SEGD Xlab Interview: Hayley Walsh and Dan Cooper

In anticipation of Xlab 2021 starting today, SEGD talks with the event’s first presenters, Hayley Walsh and Dan Cooper of the Manchester-based design firm Centre Screen. In their presentation “Inclusive Experimentation,” sponsored by Stark RFID, Walsh and Cooper explore how “inclusive design” is a central consideration in the development of media elements for the new U.S. Olympic & Paralympic Museum in Colorado Springs, Colorado. Join Hayley and Dan at 11:00am EST 1/27/21.

Billed as “one of the most accessible and interactive museums in the world,” the United States Olympic & Paralympic Museum (USOPM) opened to acclaim this past summer in Colorado Springs, Colorado—a.k.a “Olympic City”—home to many US Olympic and Paralympic organizations, including the U.S. Olympic & Paralympic Training Center.

The building, designed by Diller Scofidio + Renfro, presents a stunning new addition to the Colorado Springs skyline. But the museum’s interior is just as remarkable, if not more so, than its impressive modern facade. Inside, it houses 12 interactive galleries which visitors can access along a “ramped path” that winds through the building from the top floor to the ground level, accessible via elevator (and not stairs).

The architects at DS+R designed the building to allow as many people of as many different abilities to move through the spaces without impediments. This inclusive approach was carried throughout the interactive exhibits, collaboratively designed by Gallagher & Associates (exhibition design and content development) and Centre Screen (media design). The RFID systems were developed by Stark RFID and the fabrication of exhibits by CREO.

In the midst of the design process, two of Centre Screen’s key players—Hayley Walsh, Projects and Company Director, and Dan Cooper, Head of Interactives—found themselves pushing the limits of how to make digital and media technologies more accessible to museum visitors. Walsh and Cooper share their experiences in the 2021 Xlab presentation “Inclusive Experimentation.”

The process of shaping the visitor experience and conceiving the USOPM’s interactive displays began with consultants, subject experts, and team designers meeting together to discuss how to present the museum’s content in fun, engaging—and inclusive—ways.

“There were a number of large sessions, and we’d talk about ten things at a time when we’d all get together,” said Hayley. “We’d sit together and go through each area—and each element within that area—in great detail to make sure, first of all, that we’re all in-line with what we needed to achieve.”

These sessions gradually transformed initial concepts into the designs for actual digital interactives. But designing and creating those interactives—and making them as inclusive as possible—often required pushing the limits of existing technology through a process of experimentation.

“We found, in general, that the digital design community and the museum exhibition design community are very open to sharing best practices,” says Cooper. “And there were lots of technologies and lots of ambitious experimentation to do in those spaces … to make things accessible for everybody … in many cases you’re trying to do things that people hadn’t done before.”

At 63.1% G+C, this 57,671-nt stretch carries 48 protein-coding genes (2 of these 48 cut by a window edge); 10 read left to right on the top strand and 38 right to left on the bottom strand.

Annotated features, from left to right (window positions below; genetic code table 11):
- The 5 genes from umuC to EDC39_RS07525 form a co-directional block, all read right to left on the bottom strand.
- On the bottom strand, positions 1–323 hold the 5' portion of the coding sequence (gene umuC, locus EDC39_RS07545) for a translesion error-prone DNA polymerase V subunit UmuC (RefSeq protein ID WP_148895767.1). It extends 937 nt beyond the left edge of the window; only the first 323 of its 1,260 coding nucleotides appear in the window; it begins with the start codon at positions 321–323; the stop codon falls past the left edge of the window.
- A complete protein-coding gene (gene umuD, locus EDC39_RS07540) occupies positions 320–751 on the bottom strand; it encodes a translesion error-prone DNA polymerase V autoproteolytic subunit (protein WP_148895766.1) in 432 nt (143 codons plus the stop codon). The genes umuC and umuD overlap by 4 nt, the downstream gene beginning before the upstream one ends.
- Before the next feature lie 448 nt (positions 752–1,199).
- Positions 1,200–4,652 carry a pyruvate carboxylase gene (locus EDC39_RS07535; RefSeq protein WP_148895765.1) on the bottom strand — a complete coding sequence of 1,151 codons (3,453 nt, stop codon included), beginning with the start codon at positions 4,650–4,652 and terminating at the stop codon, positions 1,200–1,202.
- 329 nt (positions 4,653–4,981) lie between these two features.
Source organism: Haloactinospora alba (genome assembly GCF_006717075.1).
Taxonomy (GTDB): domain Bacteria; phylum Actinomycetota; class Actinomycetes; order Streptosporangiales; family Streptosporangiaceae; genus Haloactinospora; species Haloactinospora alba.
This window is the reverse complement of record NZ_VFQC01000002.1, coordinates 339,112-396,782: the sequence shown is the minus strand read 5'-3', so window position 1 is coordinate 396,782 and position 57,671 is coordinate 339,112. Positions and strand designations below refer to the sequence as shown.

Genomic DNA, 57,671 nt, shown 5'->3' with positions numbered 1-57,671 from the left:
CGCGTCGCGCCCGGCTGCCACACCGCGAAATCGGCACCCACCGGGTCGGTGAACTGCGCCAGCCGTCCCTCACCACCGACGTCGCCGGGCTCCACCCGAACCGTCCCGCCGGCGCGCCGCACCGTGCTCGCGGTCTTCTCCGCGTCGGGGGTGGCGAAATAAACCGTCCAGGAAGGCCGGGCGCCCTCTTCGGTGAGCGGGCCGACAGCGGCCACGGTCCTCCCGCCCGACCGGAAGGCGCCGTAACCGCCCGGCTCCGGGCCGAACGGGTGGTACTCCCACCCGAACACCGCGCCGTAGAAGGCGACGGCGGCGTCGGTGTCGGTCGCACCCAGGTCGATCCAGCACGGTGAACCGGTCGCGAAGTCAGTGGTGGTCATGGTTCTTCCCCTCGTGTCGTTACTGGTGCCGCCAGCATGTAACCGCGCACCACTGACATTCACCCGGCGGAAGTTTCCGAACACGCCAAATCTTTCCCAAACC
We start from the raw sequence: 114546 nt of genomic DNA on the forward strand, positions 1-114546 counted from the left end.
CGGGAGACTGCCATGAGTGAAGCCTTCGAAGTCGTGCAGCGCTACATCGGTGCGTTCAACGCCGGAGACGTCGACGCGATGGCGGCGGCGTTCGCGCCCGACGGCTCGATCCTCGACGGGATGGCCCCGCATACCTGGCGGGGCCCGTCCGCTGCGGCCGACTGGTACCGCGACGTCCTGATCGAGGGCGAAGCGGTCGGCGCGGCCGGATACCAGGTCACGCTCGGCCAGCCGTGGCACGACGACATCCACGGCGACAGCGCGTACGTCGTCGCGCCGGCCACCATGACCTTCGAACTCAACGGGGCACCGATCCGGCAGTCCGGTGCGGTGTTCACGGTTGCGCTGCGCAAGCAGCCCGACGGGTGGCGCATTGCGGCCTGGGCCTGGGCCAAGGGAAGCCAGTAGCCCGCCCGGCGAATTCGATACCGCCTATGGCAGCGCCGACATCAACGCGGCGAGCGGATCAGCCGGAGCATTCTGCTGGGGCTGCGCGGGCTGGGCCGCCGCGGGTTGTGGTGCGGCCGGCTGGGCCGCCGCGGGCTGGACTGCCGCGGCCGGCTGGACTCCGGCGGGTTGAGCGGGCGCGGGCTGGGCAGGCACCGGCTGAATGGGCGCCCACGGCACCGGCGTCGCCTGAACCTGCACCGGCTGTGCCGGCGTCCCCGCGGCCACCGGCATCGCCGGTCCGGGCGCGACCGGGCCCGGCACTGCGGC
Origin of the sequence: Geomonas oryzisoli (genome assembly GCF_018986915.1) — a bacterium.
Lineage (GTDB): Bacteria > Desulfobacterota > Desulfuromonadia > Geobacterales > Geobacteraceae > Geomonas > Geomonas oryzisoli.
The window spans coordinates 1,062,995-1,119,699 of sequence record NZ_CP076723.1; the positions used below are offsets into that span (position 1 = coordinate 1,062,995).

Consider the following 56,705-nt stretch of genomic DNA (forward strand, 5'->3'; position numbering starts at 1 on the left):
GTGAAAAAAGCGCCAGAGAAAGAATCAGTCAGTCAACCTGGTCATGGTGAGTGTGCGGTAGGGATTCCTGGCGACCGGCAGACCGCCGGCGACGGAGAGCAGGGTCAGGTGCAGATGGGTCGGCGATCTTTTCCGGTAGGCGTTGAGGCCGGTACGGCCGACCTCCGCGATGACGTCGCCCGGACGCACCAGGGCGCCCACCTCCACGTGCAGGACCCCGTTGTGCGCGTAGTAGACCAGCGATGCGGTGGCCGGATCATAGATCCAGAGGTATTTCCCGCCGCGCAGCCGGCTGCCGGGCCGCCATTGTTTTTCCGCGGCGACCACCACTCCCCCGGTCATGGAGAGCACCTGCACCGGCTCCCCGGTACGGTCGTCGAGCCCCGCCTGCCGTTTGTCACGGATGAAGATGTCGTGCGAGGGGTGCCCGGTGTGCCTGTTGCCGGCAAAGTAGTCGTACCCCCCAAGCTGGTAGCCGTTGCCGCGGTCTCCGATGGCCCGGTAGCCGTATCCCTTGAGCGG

Centre Screen incorporated a variety of digital components within the many interactive displays—some tried and tested and others more cutting edge—including open captions, audio-description tracks, assisted listening, universal keypads, and RFID-triggered customizations. But trying to use some of these technologies in novel ways often pushed the limits.

“There were risks in implementing the RFID (Radio Frequency Identification) technology and some of the interactive equipment in new ways, so there was an element of the unknown in experimentation and versioning,” says Walsh about the process of designing and testing the digital interactives installed throughout the museum. “I think there were points throughout the project where we realized we’d better stop reassessing and do things in a different way.”

The team tested these “different ways” with the help of user groups spanning different ability levels—and they found most of their expert testers right in Colorado Springs!

“We worked very closely with the Olympic and Paralympic teams who are based in Colorado Springs,” says Cooper about the testing groups. “So, of course, the Paralympic teams have a lot of people and have a lot of physical difference in terms of accessibility.”

“We were very lucky being able to work with these user testing groups,” adds Walsh. “And we were able to keep going up right up until the very last post-production stage of the project.”

One outcome of this experimentation, testing and push to make the digital interactives as inclusive as possible was a new set of design standards.

“The museum, from the outset, had this great ambition of creating the gold standard of accessible experience, but there was no real definition of what that meant,” says Cooper. “We took the ADA standards and guidelines as the minimum bar. Our job was to work with consultants and experts and use the testing to look at where we can raise the bar.”

In their Xlab presentation, Walsh and Cooper detail their “two-pronged strategy” in raising that bar. The first prong looks at inclusivity in design and the second at accessibility. To illustrate this approach, they feature three specific content areas inside the USOPM: “Training,” “Labs” and “Conversations with Athletes.” Sign up now to learn more!